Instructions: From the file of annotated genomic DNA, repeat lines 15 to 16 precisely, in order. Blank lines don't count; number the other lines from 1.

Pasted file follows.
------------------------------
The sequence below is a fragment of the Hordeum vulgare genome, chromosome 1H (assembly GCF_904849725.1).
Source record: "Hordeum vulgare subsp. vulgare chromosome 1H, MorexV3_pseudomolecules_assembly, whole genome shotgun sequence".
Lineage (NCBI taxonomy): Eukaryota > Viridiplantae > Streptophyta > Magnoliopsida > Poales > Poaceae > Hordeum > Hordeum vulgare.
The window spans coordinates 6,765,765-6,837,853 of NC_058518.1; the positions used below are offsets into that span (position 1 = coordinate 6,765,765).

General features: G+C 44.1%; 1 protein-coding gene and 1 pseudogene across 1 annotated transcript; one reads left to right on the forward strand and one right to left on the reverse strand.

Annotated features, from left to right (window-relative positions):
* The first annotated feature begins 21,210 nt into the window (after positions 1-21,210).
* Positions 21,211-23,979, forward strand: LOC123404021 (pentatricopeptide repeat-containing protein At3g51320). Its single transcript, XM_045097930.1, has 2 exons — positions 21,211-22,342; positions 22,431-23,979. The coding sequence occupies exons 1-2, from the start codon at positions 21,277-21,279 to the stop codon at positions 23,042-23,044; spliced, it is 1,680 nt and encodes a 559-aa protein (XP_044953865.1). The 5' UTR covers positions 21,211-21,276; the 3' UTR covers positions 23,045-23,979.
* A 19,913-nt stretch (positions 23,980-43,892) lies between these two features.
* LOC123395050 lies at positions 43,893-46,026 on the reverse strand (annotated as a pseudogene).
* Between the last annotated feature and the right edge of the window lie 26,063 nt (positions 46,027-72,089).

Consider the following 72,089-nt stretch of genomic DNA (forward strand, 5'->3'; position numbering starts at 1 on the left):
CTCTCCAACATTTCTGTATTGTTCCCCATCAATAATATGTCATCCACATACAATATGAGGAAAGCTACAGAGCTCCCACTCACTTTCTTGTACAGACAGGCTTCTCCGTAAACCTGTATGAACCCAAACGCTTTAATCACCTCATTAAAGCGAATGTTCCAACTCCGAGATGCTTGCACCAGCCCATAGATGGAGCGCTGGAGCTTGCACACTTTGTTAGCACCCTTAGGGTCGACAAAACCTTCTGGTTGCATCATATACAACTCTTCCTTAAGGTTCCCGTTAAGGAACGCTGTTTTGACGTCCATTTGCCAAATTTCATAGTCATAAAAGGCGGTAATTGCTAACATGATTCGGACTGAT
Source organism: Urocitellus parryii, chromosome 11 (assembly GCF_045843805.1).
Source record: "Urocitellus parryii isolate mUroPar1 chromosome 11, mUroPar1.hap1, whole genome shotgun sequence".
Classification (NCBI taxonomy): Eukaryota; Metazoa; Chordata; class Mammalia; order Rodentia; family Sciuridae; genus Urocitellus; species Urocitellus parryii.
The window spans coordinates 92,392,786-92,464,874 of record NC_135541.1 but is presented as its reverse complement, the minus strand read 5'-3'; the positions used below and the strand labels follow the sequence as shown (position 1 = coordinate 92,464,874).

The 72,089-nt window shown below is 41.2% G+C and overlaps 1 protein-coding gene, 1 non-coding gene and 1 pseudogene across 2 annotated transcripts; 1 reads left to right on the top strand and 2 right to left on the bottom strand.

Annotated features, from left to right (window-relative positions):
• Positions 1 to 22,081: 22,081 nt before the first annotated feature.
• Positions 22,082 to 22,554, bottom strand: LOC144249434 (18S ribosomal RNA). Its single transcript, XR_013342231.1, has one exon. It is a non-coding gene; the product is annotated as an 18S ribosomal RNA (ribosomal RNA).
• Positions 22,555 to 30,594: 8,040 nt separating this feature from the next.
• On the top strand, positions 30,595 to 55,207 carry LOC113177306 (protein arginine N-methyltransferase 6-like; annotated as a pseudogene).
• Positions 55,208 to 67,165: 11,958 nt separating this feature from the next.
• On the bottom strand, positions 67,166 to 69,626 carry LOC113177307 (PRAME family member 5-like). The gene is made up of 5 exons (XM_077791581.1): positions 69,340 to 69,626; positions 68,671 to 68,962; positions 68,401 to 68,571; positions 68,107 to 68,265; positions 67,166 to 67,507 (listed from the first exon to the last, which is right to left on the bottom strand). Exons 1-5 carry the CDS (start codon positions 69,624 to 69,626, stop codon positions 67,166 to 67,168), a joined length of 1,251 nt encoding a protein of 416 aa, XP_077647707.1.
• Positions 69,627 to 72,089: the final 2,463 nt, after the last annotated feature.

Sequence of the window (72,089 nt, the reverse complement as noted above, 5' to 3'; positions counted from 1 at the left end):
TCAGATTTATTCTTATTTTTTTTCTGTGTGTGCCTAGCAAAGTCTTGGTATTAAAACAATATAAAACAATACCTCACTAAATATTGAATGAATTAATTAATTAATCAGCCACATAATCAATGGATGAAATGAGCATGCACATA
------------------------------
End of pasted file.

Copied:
Source record: "Urocitellus parryii isolate mUroPar1 chromosome 11, mUroPar1.hap1, whole genome shotgun sequence".
Classification (NCBI taxonomy): Eukaryota; Metazoa; Chordata; class Mammalia; order Rodentia; family Sciuridae; genus Urocitellus; species Urocitellus parryii.